Implementing De-Escalation Zones in Syria
by Stephen Lendman (stephenlendman.org - Home - Stephen Lendman)
Successfully implementing four designated de-escalation zones is a vital step toward restoring peace and stability to war-torn Syria.
Russia, Iran, and Assad's government are committed to making the plan work. Washington wanting regime change and Syrian sovereignty destroyed is the obstacle to overcome - no easy task.
On July 4, Syria's UN envoy/chief peace negotiator Bashar al-Jaafari explained mechanisms for implementing the de-escalation zones are still being discussed.
"We are still in the framework of diplomatic discussion on how to bring attitudes closer and find common denominators to focus on them for building a unified position," he said.
"We are still in the beginning, and we have not yet finished discussing the mechanisms related to implementing the agreement."
"All the meetings we held today are related to this topic, and the main topic of this round will be the mechanisms of implementing the agreement in the de-escalation zones that were approved" earlier.
On Tuesday, Russia's chief peace negotiator Alexander Lavrentyev said his nation's military police may be deployed in "buffer security zones."
"The issue has not yet been finally agreed." Implementation of the zones will occur in "two or three weeks," he explained.
A vital issue is establishing "a joint coordination center to monitor security." It's expected to be agreed on "in principle."
"(S)ome difficulties (remain) in establishing the lines of contact. The criterion for all zones is the same - the line of engagement between the parties."
Preparing maps is one thing, reality on the ground another, he stressed. Working things out takes time.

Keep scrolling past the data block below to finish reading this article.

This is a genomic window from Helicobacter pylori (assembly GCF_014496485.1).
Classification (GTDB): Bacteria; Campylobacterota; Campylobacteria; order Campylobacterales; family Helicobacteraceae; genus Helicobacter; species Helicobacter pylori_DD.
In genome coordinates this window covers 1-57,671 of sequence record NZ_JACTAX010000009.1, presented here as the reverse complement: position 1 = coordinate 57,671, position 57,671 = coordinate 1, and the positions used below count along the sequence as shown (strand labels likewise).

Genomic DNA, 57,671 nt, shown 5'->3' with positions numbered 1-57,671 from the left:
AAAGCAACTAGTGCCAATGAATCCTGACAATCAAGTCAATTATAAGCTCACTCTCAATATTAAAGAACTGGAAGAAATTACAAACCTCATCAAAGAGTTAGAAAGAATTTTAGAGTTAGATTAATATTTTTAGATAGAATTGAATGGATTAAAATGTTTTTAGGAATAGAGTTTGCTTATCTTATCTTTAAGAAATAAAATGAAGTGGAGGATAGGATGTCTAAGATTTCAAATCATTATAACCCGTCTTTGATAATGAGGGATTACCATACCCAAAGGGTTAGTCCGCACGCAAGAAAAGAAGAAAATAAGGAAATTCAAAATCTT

So far, borders of two de-escalation zones are agreed on - north of Homs and Eastern Ghouta. Questions remain on the other two - for Idlib and southern Syria.
"I think we will be able to reach a compromise solution on these issues very soon," Lavrentyev explained.
The goal of establishing ceasefire nationwide depends on it. Russia continues working tirelessly to achieve it.
Efforts by Putin, Sergey Lavrov, Lavrentyev and others warrant Nobel Peace Prize recognition, unlikely as so often war criminals are honored, not peacemakers.
Separately on Monday, Syrian Deputy Foreign Minister Faisal al-Miqdad denounced US aggression against his country for fabricated reasons - supporting terrorist invaders, not combating them as falsely claimed, saying:
US-led Western countries "creat(ed) conditions for terrorists to use chemical warfare, and then (outrageously) accuse(d) the Syrian government for the misdeed."
"Why should the Syrian government launch a chemical attack when its forces are making gains against terrorists" - and how could it with all its CWs destroyed under international supervision!
Miqdad accused US-led Western countries and rogue regional ones of arming and providing material support to ISIS and other terrorist groups.
He blasted Turkey for its involvement against his country. No evidence indicates its support for anti-Syria terrorists ended despite its rhetoric otherwise.
As long as regime change remains Washington's objective, endless conflict will continue. It's up to Russia to do whatever it takes restore peace and stability.
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